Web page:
- Nuby Teethers: Natural Touch Teethers (Odd Ball, Three Star, etc.), Icy Bite Teether Rings, Gum-eeze First Teether, Jiggle Giggle Cool Bite Vibrating Teethers (cow and butterfly), Jiggle Giggle Vibrating Teethers (assorted animal shapes), Nibbler, Kool Soothers, Pur Icy Bite Teethers (triangle shape), Nuby Ice Gel Teether Keys on a Ring, Fun Pal Teethers (assorted animal shapes) Nuby Bug-A-Loop Teether, Fun Links and Fun Links on a Ring
- Green Toys Twist Teether
- DINGaRING Baby Teether
- LifeFactory Sensory Silicone Teether
- Hevea Natural Rubber Panda Teether
- Dr. Brown's: Coolees, Orthees, Flexees
- Combi: All teethers (4 month, 6 month and 8 month)
- Gerber: Cooling Gum Soother, Cool Fish Soother, Cool Ring Soother, OrbiTeether
- RaZbaby: RaZ-Berry Teether, Raz-A-Dazzle Silicone Toothbrush
- SmartMom: Teething Bling silicone pendants and bangles
- Camden Rose Maple Teething Rings
- Rich Frog: Natural Rubber Duck, Baby Duck, Lucy Goose, Sparky Rabbit, Peggy Pig
- Ringley Natural Teething Toys
- Earthentree Natural Wood Toys
- Soothie Pacifier Teether
- Zoli: Munch Silicone Teether, 3 Ring Teether, Gummy Stick Gum Massager
- Under the Nile Organic Cotton Teether Toys
- Dr. Blooms Chewable Jewels
- Kathy Kruse: Rainbow Baby and Nicki Baby
- Maple Landmark: Organic, unfinished Ring Teether, Oval Bell Rattle, and Disk Rattle
This week I have the chance to highlight Zenoobi, a fantastic company whose passion resides in being a trustworthy, go-to resource for a large selection of safer, more sustainable products. They focus on providing unique and carefully sourced eco-friendly, natural and organic products for babies and kids ranging from lunch gear, skin care, clothing, bedding, furniture, toys and crafts among others. I’m so impressed with their selection, and I trust in their ability to search out the best, safest and most unique products available.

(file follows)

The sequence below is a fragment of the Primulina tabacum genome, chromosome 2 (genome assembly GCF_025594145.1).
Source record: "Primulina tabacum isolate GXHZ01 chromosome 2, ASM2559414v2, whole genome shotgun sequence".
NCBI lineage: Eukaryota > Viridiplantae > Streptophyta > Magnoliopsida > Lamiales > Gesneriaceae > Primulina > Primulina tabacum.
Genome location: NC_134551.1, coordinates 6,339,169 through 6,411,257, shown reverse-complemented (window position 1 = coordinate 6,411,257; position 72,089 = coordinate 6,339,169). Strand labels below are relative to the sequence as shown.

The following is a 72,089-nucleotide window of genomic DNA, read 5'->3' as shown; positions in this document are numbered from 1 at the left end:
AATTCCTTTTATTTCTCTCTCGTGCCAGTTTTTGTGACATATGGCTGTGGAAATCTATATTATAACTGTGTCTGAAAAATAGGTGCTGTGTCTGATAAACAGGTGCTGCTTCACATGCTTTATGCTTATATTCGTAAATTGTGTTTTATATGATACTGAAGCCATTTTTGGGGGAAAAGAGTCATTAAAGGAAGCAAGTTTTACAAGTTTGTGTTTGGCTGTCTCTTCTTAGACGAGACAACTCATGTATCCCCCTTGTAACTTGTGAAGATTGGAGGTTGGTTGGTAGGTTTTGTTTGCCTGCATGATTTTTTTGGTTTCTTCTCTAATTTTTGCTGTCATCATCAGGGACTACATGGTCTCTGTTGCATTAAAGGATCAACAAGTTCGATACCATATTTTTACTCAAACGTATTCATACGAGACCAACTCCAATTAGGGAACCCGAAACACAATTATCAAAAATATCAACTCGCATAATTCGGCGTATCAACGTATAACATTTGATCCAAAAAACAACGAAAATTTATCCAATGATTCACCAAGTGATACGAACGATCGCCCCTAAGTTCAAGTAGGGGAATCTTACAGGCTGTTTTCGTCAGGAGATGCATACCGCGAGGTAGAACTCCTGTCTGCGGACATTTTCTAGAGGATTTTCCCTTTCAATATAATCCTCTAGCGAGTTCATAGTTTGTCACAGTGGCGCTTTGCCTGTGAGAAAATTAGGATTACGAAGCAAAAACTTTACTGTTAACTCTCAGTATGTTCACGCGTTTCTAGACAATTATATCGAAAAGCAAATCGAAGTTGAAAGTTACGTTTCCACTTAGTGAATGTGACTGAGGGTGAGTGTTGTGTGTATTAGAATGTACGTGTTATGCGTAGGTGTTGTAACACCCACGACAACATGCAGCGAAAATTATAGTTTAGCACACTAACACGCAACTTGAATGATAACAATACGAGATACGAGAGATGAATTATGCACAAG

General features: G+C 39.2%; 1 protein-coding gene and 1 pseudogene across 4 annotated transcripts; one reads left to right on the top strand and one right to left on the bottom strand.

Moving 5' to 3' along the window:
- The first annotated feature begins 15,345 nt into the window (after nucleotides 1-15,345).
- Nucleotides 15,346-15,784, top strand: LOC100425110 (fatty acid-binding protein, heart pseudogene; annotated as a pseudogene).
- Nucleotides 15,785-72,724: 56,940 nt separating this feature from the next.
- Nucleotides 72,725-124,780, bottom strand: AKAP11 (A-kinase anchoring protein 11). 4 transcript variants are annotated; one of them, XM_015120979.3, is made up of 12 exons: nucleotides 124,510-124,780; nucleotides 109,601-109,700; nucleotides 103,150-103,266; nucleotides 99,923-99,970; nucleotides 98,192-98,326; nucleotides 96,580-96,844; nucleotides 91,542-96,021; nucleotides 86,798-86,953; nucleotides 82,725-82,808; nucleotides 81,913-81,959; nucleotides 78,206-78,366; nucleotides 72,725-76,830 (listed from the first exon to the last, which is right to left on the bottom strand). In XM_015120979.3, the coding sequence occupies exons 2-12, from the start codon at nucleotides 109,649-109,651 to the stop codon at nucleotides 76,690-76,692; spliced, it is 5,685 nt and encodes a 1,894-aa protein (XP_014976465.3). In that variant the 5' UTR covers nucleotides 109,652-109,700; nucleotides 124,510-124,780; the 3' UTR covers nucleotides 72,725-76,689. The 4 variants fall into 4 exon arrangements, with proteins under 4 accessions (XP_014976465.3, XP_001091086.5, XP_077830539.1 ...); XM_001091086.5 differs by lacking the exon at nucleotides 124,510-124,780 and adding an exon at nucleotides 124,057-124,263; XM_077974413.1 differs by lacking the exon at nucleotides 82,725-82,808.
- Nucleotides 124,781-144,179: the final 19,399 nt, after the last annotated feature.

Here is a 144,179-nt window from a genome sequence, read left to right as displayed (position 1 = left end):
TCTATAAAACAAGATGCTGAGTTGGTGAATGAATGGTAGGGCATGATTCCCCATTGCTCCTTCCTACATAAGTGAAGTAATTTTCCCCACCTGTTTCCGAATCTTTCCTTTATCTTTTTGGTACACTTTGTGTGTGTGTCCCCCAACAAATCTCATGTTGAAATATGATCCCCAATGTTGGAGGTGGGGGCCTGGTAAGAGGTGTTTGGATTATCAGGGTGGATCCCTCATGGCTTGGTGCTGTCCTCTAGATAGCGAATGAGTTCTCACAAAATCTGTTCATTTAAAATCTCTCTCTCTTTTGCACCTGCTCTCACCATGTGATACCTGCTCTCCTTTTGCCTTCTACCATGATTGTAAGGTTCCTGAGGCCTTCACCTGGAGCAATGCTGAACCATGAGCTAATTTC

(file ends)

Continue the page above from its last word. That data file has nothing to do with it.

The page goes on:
Our family’s two tween girls have had their eyes on several of the craft kits for a long time. They finally settled on the Artterro Wire & Bead Art Kit, and the folks at Zenoobi were kind enough to send us one to try.
The girls got to work right away when the kit arrived! I enjoyed seeing their excitement about all the wonderful possibilities in the art box before them. The kit contained everything they needed to craft several wire and bead sculptures. Plenty of colored wire, beads and idea starters for our two girls.
They spent hours creating and re-creating wire and bead sculptures until they had them just so. At the end we had dinosaurs, pendants, necklaces, faces and tons of little accessories to display all over the house. The phrase of the day was, “I love sculpting!” and we were so pleased to find their young minds had been opened to a different area of creativity. I believe creativity = free thinking, and that’s something I strive for every day.